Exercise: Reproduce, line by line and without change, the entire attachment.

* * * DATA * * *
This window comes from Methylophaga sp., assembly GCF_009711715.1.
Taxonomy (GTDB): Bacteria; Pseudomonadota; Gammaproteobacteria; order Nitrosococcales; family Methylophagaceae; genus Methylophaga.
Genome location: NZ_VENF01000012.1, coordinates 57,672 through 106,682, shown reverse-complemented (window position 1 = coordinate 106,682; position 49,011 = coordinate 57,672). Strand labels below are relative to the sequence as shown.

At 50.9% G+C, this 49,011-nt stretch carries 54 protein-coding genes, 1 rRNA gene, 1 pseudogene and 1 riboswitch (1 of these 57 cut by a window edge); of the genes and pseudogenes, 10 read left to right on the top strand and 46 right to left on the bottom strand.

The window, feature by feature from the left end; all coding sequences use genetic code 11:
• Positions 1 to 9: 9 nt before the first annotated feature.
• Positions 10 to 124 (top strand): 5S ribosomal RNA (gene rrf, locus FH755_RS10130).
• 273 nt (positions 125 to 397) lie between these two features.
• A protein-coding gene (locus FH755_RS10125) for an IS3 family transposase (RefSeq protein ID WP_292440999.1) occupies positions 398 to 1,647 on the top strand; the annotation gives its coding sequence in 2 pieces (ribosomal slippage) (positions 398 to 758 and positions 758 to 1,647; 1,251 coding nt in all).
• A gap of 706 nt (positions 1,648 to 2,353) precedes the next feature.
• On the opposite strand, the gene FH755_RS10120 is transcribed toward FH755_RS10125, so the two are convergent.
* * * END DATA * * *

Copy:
This window comes from Methylophaga sp., assembly GCF_009711715.1.
Taxonomy (GTDB): Bacteria; Pseudomonadota; Gammaproteobacteria; order Nitrosococcales; family Methylophagaceae; genus Methylophaga.
Genome location: NZ_VENF01000012.1, coordinates 57,672 through 106,682, shown reverse-complemented (window position 1 = coordinate 106,682; position 49,011 = coordinate 57,672). Strand labels below are relative to the sequence as shown.

At 50.9% G+C, this 49,011-nt stretch carries 54 protein-coding genes, 1 rRNA gene, 1 pseudogene and 1 riboswitch (1 of these 57 cut by a window edge); of the genes and pseudogenes, 10 read left to right on the top strand and 46 right to left on the bottom strand.

The window, feature by feature from the left end; all coding sequences use genetic code 11:
• Positions 1 to 9: 9 nt before the first annotated feature.
• Positions 10 to 124 (top strand): 5S ribosomal RNA (gene rrf, locus FH755_RS10130).
• 273 nt (positions 125 to 397) lie between these two features.
• A protein-coding gene (locus FH755_RS10125) for an IS3 family transposase (RefSeq protein ID WP_292440999.1) occupies positions 398 to 1,647 on the top strand; the annotation gives its coding sequence in 2 pieces (ribosomal slippage) (positions 398 to 758 and positions 758 to 1,647; 1,251 coding nt in all).
• A gap of 706 nt (positions 1,648 to 2,353) precedes the next feature.
• On the opposite strand, the gene FH755_RS10120 is transcribed toward FH755_RS10125, so the two are convergent.